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The D.C. State Board of Education approved a resolution Wednesday night that would allow the city to create a diploma to grant to students who pass the GED exam.
Those who oppose the provision say granting diplomas to these students might incentivize current high school students to drop out, but board members agreed that the certificate GED students receive stigmatizes them in the eyes of potential employers.
The resolution, which directs the Office of the State Superintendent of Education to draft regulations to create the diploma, passed unanimously.
A new version of the GED released last January is much harder to pass, evidence Ward 3 member Ruth Wattenberg used in support of passing the resolution. Wattenberg urged the board to amend the resolution to include information regarding possible consequences of granting diplomas to GED graduates, including research from 2002 that claims GED availability is a primary reason high school students drop out.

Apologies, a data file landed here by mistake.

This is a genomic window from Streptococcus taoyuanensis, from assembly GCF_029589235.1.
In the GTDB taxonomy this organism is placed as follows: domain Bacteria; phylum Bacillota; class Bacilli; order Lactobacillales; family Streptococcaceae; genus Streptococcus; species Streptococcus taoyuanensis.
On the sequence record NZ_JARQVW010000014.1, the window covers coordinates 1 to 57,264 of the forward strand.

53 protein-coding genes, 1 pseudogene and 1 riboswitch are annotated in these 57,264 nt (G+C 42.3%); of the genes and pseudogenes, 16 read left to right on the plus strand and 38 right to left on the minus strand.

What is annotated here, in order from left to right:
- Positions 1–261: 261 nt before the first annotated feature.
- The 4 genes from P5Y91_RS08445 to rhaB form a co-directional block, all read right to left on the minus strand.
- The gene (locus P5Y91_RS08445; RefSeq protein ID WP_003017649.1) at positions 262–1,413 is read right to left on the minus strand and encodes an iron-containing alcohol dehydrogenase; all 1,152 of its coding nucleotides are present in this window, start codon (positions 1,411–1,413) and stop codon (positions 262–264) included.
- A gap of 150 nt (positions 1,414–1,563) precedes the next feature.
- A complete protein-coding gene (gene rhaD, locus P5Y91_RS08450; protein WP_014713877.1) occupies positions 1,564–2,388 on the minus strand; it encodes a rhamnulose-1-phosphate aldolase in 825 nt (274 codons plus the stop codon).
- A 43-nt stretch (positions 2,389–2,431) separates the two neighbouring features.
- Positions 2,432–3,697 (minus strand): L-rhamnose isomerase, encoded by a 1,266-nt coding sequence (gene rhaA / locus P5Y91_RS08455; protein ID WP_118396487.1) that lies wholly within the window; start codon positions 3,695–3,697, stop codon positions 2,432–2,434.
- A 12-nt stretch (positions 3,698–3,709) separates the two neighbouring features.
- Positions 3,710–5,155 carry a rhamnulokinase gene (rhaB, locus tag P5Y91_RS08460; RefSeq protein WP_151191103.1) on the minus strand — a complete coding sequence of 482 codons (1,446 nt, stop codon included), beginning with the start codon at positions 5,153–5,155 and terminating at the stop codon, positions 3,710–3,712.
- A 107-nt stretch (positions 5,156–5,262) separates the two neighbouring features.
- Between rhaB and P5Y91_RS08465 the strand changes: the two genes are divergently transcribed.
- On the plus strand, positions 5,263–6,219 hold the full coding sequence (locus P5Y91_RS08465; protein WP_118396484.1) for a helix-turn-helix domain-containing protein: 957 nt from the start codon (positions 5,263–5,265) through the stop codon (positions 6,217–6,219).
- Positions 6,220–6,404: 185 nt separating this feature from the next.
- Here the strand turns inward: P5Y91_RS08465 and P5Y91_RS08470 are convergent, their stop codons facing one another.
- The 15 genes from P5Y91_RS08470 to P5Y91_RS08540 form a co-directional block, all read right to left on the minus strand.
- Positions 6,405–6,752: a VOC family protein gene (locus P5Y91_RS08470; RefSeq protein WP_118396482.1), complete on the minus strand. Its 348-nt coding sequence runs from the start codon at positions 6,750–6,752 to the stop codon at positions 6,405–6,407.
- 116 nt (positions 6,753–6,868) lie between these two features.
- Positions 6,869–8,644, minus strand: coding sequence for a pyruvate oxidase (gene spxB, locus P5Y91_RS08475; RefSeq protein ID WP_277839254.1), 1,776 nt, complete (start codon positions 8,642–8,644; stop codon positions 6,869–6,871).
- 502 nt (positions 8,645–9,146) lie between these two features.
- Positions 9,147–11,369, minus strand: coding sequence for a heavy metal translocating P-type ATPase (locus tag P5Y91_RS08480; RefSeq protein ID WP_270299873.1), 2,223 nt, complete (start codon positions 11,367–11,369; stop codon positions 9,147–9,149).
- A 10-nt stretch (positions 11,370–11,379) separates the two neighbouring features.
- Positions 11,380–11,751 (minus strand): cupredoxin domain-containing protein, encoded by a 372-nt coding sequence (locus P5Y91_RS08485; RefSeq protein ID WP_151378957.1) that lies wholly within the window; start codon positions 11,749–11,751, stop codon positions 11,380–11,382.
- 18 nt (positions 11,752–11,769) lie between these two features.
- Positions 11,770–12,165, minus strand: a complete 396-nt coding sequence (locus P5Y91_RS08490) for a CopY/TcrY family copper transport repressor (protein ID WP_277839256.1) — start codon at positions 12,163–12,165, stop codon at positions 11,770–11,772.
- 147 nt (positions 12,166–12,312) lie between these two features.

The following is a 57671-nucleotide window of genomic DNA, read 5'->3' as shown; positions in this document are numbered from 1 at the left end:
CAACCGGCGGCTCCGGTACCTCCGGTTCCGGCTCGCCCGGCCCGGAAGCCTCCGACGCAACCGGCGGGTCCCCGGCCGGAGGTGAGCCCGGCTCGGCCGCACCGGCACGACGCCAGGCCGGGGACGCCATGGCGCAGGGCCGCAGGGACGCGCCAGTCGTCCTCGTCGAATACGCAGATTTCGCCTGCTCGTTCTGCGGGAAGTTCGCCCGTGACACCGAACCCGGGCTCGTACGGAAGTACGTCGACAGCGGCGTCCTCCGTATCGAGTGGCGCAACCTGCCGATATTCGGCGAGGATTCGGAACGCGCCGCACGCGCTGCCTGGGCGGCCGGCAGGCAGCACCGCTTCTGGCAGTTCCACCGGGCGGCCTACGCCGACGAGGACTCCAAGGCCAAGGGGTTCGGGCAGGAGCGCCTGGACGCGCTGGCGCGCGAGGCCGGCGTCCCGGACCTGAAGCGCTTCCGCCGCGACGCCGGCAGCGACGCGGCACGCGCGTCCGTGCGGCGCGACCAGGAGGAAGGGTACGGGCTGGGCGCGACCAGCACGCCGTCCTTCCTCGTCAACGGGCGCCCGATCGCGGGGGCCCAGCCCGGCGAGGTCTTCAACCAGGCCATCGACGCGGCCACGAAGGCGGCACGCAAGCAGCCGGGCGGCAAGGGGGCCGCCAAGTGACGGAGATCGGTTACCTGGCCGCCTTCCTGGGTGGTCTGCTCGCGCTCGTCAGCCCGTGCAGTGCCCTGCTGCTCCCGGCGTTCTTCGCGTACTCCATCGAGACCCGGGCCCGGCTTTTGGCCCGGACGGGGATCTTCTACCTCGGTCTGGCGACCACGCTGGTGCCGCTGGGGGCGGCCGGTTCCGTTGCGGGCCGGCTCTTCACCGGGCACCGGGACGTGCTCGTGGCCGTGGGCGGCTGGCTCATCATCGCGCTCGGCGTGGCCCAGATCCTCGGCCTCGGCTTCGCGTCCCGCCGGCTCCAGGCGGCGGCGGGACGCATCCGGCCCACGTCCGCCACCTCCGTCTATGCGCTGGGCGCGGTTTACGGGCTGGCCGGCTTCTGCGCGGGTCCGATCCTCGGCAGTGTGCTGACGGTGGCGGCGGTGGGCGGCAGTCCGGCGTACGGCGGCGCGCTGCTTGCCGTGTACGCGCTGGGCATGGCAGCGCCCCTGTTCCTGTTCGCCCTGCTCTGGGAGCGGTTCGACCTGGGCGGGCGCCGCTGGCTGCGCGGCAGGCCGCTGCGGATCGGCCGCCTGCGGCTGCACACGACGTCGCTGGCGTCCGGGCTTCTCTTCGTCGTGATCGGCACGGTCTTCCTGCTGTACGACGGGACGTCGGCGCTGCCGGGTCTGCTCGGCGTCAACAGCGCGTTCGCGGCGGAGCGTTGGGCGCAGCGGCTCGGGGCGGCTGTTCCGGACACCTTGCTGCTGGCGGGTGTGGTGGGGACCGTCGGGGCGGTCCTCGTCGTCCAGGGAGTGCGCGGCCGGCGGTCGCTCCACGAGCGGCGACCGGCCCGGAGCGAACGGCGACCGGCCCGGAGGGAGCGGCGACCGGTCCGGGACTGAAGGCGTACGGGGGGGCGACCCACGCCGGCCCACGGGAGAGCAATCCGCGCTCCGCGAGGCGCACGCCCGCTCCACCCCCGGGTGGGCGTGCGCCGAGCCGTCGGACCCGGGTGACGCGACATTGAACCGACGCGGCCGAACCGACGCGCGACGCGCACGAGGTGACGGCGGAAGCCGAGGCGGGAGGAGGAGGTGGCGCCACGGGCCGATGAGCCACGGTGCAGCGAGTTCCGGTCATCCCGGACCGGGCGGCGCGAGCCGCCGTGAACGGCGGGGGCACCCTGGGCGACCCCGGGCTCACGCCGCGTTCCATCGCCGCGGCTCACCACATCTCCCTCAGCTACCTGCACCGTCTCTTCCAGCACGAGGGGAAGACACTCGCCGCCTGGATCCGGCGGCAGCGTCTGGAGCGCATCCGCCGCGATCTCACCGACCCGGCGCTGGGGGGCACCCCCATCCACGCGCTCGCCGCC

But Tierra Jolly, the member from Ward 8, said that amendment failed to take the GED program’s new difficulty level into consideration. “To me, not only is this quite outdated information,” Jolly said, “it’s also in reference to earlier versions of the GED, not the far more rigorous version.”
The amendment ultimately failed.
D.C. Council Chairman Phil Mendelson voiced his support for state diplomas at a Council hearing this September. “If school is satisfactory and [kids] want to be in school, they’re not going to be saying, ‘Oh hey, it’s quicker for me to just go home and work on a computer and not see any of my friends, and I will just do the GED,’” Mendelson said.
The board will take a second vote on the resolution—which also allows the city to grant diplomas to graduates of the National External Diploma Program—in January or February. If created, the District will join Maryland, Virginia, and 11 other states that issue high school diplomas to GED graduates.
Photo by Darrow Montgomery.